EDIT Mahesh Chikane did also his take on this discussion you can read it here. I recommend reading it since he provided much better recap then me. Plus it is also worth seeing how perspective depends on your experience. We both witnessed the same discussion yet we concentrated on different aspects of it.
At Beginning of this week at Ministry of Testing slack, there was some discussion about AI. I must admit I haven’t been following it diligently, but for what I can take it devolved into a discussion about Terminology.
Which Gus Pointed out
I find fascinating how the testing community rarely manages to discuss the matter at hand because we get stuck on whether the matter at hand is named correctly. Ex. Automated tests, acceptance tests, artificial intelligence etc.
On this subject, we know (or should know) what the rest of the world means with AI as there is a huge existing knowledge base, but rather than discussing that we prefer to criticise the naming of it. Are we missing the forest for the trees?
This lead to one of the most interesting discussions I have participated In a long while.
I am not going to recap here whole exchange. Bellow is a highlight of most interesting arguments presented by all sides.
Note. I am trying to avoid making a strawman of any points presented in the discussion. Having said that I have my Bias and they may have coloured my perception. So Viewer discretion is Advised
- Shallow Agreement. This is term popular in Context-Driven School meaning that we think we agree on some meanings but the reality we talk about the different side.
- This often happens to terms that are commonly understood by all. The fight is about what is their preferred terminology. One side wants to highjack discussion to argue they political view instead of adding to the debate. Example of such terms is Manual Testing and Automated Testing.
- James Sheasby Thomas offered this excellent summary:
„I think that if a discrete group of people are using the same problematic term as a proxy for the same concept, having previously acknowledged that the term itself is problematic/reductionist, then they should be free to use a said term as a shortcut for what they mean. However, if there is some disagreement about the true meaning or concern that third parties may take the term literally or not know the true meaning, then I think it’s important to spend time discussing the naming of concepts. (edited)”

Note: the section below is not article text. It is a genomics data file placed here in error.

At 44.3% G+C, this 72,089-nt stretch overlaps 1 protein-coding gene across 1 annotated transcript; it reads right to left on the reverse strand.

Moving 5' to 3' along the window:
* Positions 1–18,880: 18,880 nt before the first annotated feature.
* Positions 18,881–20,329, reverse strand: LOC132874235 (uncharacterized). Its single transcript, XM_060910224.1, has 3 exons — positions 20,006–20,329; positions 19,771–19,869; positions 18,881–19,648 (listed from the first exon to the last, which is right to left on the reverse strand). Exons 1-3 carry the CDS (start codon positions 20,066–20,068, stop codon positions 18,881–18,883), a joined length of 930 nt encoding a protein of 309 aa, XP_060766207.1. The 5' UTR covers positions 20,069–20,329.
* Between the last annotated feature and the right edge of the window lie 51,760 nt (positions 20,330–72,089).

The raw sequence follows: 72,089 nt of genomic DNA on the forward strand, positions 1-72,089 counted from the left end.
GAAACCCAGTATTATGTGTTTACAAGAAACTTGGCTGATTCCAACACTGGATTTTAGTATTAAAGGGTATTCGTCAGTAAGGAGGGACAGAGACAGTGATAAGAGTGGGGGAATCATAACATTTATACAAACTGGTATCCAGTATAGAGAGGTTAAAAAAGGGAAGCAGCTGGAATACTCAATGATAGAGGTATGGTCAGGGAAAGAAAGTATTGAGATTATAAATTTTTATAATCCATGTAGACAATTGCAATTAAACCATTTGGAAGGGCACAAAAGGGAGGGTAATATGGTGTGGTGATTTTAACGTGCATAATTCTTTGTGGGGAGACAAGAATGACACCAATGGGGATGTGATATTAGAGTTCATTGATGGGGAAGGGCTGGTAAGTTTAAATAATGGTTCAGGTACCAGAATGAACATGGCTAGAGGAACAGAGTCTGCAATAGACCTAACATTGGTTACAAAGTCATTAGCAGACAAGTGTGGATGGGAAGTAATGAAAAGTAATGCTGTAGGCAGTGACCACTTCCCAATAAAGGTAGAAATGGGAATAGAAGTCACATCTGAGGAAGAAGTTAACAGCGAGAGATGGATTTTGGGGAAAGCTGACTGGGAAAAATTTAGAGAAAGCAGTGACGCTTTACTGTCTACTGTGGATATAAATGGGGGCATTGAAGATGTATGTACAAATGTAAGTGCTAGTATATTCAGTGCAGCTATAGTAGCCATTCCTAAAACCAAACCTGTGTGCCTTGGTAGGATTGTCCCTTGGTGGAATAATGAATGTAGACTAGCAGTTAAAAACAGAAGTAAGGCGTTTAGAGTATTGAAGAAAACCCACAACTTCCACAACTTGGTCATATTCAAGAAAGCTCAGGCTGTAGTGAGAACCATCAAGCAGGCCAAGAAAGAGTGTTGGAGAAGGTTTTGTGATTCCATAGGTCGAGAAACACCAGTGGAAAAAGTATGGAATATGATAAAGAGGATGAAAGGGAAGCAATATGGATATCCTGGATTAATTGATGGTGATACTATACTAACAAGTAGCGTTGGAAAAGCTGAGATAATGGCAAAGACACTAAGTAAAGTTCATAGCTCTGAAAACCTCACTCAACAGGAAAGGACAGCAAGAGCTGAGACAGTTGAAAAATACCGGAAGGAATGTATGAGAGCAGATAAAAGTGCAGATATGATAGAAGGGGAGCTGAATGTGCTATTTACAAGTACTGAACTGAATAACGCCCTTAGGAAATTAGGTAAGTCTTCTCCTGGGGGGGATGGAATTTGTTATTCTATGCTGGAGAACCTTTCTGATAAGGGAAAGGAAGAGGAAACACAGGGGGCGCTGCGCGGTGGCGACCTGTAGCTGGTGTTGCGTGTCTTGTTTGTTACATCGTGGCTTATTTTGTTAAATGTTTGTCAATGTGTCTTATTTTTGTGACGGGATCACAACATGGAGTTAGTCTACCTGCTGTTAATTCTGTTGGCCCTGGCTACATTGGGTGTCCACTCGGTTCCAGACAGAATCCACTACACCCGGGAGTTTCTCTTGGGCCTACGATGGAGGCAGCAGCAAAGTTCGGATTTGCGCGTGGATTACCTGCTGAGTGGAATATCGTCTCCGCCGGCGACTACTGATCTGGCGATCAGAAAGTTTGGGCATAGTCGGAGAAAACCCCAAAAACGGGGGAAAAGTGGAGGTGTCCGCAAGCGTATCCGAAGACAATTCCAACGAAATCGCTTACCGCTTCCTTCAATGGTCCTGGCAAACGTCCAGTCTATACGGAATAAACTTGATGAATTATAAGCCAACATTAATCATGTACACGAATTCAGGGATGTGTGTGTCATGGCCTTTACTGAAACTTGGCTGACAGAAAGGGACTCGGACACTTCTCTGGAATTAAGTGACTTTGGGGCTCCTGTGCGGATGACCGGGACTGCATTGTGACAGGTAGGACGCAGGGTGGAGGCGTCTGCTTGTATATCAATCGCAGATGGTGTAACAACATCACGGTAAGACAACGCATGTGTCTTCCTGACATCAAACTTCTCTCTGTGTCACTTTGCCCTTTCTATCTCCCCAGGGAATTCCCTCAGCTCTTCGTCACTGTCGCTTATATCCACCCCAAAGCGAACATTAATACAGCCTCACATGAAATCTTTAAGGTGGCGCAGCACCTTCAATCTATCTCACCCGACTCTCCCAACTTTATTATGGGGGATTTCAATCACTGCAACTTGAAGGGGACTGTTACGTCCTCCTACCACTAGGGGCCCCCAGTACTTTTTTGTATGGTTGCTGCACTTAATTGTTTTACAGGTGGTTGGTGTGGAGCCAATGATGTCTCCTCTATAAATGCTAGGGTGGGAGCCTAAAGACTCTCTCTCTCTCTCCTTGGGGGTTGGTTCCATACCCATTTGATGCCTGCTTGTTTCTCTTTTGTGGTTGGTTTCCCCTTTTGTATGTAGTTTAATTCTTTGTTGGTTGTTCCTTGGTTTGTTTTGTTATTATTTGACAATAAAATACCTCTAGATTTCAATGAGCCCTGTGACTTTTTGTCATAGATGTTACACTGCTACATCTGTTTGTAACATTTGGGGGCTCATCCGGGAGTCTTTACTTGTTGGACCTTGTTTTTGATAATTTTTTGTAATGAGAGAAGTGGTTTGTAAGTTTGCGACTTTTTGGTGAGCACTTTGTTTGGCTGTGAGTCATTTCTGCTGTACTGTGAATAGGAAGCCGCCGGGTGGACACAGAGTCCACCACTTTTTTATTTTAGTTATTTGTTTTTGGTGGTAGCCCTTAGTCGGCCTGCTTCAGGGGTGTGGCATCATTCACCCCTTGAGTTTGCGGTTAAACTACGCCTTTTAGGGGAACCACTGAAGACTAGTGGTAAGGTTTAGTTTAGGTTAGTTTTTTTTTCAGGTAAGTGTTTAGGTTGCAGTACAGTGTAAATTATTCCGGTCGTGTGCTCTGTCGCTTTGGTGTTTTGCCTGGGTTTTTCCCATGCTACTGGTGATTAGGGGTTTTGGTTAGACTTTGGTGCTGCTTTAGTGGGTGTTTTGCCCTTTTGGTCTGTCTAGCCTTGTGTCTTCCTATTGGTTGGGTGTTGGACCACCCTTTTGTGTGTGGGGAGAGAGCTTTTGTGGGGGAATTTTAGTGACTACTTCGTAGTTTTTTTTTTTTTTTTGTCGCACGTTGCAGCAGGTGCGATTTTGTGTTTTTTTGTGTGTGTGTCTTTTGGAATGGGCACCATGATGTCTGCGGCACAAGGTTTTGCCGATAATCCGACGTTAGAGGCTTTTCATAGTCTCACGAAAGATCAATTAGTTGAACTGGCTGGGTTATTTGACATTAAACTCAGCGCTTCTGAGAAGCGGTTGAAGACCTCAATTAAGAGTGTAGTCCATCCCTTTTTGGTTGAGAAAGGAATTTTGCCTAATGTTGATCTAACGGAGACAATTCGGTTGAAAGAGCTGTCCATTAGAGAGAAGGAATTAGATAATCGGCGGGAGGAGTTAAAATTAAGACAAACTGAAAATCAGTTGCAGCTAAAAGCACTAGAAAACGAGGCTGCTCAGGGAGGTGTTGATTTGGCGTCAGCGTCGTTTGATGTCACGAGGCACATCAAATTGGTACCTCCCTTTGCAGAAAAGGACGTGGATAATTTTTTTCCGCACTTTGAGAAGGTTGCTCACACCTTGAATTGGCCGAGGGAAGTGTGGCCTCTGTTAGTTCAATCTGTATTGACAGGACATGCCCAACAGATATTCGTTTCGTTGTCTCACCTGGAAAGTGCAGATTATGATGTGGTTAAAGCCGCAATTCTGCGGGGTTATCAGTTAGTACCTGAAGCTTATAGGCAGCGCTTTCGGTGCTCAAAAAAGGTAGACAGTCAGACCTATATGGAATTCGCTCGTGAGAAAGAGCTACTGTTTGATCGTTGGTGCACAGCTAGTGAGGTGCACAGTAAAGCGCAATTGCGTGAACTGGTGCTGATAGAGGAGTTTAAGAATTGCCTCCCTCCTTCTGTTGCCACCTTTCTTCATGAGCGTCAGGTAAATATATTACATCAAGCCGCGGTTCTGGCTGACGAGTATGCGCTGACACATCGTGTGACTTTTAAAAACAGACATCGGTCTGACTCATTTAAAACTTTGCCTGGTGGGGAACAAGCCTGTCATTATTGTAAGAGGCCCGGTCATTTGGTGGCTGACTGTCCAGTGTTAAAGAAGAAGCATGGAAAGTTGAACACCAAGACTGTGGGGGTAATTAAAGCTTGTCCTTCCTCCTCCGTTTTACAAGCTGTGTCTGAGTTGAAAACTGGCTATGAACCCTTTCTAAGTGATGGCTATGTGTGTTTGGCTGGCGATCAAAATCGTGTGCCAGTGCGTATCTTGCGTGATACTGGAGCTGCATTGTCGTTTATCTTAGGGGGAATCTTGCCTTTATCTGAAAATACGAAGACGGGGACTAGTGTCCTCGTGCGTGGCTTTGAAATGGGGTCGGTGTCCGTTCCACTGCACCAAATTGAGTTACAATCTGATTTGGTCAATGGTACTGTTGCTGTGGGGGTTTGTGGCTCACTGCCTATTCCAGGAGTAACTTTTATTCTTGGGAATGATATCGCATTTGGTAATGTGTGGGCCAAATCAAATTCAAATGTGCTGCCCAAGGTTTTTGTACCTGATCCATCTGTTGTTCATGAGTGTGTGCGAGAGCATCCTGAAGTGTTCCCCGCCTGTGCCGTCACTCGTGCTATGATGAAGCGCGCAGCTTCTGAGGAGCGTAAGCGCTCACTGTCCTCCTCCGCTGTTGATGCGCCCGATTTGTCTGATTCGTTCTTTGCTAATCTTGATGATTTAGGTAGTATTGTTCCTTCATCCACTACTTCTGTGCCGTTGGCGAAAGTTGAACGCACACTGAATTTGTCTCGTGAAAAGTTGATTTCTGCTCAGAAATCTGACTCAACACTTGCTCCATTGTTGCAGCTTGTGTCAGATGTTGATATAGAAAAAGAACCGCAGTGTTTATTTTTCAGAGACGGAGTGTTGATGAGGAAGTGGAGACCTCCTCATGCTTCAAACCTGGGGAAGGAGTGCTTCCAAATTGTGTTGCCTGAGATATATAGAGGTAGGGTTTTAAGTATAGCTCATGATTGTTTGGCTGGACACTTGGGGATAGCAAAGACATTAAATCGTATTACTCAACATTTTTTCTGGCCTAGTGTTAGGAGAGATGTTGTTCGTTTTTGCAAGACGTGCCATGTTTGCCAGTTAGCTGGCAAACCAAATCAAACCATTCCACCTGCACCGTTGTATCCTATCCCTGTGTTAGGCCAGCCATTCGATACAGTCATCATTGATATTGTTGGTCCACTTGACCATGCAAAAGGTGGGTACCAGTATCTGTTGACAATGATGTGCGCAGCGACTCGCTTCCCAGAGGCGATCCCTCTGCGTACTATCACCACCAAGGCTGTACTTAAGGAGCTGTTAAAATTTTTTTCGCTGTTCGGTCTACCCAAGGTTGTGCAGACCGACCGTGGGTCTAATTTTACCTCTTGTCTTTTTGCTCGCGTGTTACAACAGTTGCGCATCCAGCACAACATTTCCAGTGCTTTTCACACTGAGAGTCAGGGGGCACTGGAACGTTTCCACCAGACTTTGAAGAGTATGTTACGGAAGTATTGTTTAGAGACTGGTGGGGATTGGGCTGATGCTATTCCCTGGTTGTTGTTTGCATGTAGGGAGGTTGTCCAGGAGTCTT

- „Can you agree on a common language, but still not be in agreement of core values in testing? „
- Debates on common terminology should happen every time it may lead to harm to the craft. Again and Again if needed.
- But It Cannot derail current discussion
- Whose to decide what is causing harm to the craft?
We haven’t achieved a full consensus but we had some interesting take always:
- „We all can be little more patient, polite and aware while we listen, read or face someone’s work/words.” @maheshchikane
- Here’s a thought: let’s apply the Helpful Rule. „No matter what it looks like, everyone is trying to be helpful.” – @michelbolton
I hope I gave you a good summary of the discussion below I would like to offer my thoughts on the subject.
Magic of the names
There is something I like to refer to as „Magic of the names”:
The Term/Name you use defines how you think about something!
For example that why support usually avoids negatively biased word when talking with customers. It wasn’t a failure it was unexpected behaviour. It is not a major bug it is a small issue.
From this perspective, I find the fight for the terms a noble one.
But the fight on lots of those terms is lost. It started too late, and even in the testing community, there is no agreement on the use of those terms.
Plus I can’t emphasize enough both sides usually know what given name means. And highjacking discussion won’t convince others to your point it will annoy them making less likely to listen to you.
It hard to change used terms. Lots of brands have learned is changing used terms is hard. Especially when the one you offer is not catchy. Take a look at Adobe war for usage of „photoshopped„.
Or the misconception about word theory. -we all have heard at list once „Evolution is just Theory” .
But again it is not impossible. For example test in ancient past was an earthen pot for melting precious metals.
Beware Highjacking Discussion
It is good to take time and decide on terms – I have made the post on this in the past.
But Context is important. I am not going to talk about Automated checks to developers and managers in my job.
Explaining those term to them and get their buy-in on using those words would cost to much more time that could be spent more productively.
Of course, if someone would suggest automating all the tests and firing testers then brining Testing vs Checking would be useful. So far I had only one case like this.
Another important thing is to remember few things that are usefully in debates and discussion:
Report Rules of Good critique – Thanks, Piotr Wicherski for reminding me about this concept.
How to construct a good argument
And most important being aware of fallacies and avoid them
It would also be worth to refresh rules of discussion but I don’t have a useful link for that. If someone has one, please share.
And At the end one more I am going to remind you we all humans. And Even when we strive to ideals road to mastery is hard and requires practice.
- Note all Quotes were are put via Grammarly to fix typos and grammatical errors.